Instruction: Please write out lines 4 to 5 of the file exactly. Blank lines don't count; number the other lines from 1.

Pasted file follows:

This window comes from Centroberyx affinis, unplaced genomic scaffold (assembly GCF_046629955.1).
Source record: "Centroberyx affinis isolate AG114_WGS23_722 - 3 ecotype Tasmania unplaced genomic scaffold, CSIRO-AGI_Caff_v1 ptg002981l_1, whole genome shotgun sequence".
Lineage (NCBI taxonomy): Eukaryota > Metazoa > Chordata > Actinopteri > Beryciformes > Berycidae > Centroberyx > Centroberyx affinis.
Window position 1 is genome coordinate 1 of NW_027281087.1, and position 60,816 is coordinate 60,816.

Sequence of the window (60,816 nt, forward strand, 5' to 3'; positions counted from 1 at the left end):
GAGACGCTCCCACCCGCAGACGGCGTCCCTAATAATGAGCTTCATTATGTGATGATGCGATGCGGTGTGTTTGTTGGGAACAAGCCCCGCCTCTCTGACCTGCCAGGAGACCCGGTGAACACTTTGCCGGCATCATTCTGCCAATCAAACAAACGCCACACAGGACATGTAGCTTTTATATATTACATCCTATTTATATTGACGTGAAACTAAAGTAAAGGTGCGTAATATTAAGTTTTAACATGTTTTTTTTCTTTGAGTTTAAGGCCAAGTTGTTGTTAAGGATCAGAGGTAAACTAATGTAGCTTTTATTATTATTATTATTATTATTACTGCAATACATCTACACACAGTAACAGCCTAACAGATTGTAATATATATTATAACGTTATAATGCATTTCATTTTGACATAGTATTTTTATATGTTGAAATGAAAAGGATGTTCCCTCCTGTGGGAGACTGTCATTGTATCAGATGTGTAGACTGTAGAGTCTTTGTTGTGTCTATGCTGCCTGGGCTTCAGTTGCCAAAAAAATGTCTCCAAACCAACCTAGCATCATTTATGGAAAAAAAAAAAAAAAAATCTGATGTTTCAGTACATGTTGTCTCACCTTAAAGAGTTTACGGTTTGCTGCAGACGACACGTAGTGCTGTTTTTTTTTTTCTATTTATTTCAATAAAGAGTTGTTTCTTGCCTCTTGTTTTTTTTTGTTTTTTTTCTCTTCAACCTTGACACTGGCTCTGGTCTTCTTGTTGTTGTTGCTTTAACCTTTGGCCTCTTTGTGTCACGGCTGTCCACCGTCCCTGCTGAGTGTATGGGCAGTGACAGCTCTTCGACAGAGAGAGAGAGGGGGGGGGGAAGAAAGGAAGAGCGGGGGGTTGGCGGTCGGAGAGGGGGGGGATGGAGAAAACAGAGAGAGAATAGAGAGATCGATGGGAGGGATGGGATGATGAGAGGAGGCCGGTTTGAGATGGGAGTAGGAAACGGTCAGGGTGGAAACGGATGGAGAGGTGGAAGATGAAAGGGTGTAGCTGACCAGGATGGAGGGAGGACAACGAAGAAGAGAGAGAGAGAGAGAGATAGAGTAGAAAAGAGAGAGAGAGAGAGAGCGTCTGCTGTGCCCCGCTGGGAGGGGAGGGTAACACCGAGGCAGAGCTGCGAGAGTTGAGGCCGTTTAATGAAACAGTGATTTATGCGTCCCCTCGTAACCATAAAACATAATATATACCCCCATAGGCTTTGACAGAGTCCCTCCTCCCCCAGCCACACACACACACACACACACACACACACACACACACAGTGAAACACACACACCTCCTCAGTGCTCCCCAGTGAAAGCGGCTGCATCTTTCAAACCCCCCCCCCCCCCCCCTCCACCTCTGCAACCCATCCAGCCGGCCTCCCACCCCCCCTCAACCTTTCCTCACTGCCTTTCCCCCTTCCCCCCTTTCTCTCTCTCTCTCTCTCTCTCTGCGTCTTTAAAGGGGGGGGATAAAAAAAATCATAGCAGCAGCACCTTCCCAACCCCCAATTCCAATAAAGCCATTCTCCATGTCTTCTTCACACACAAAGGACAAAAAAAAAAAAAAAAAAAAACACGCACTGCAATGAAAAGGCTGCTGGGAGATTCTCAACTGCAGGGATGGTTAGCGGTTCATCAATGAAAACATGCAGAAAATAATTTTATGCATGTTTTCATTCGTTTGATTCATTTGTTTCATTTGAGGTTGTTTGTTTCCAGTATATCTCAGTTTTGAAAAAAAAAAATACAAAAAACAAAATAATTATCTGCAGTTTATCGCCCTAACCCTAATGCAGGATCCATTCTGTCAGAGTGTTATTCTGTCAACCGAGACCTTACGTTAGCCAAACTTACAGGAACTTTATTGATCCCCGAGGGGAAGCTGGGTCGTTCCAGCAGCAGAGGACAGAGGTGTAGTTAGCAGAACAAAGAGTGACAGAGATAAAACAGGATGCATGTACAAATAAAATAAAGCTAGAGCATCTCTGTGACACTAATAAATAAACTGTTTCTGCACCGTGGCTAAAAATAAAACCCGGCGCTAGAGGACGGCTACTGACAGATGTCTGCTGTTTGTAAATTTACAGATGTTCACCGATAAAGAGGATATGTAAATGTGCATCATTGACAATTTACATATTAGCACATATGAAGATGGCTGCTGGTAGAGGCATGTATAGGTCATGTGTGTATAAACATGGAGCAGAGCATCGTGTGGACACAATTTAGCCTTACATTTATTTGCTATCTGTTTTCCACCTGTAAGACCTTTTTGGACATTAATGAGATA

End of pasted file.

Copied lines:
Window position 1 is genome coordinate 1 of NW_027281087.1, and position 60,816 is coordinate 60,816.

Sequence of the window (60,816 nt, forward strand, 5' to 3'; positions counted from 1 at the left end):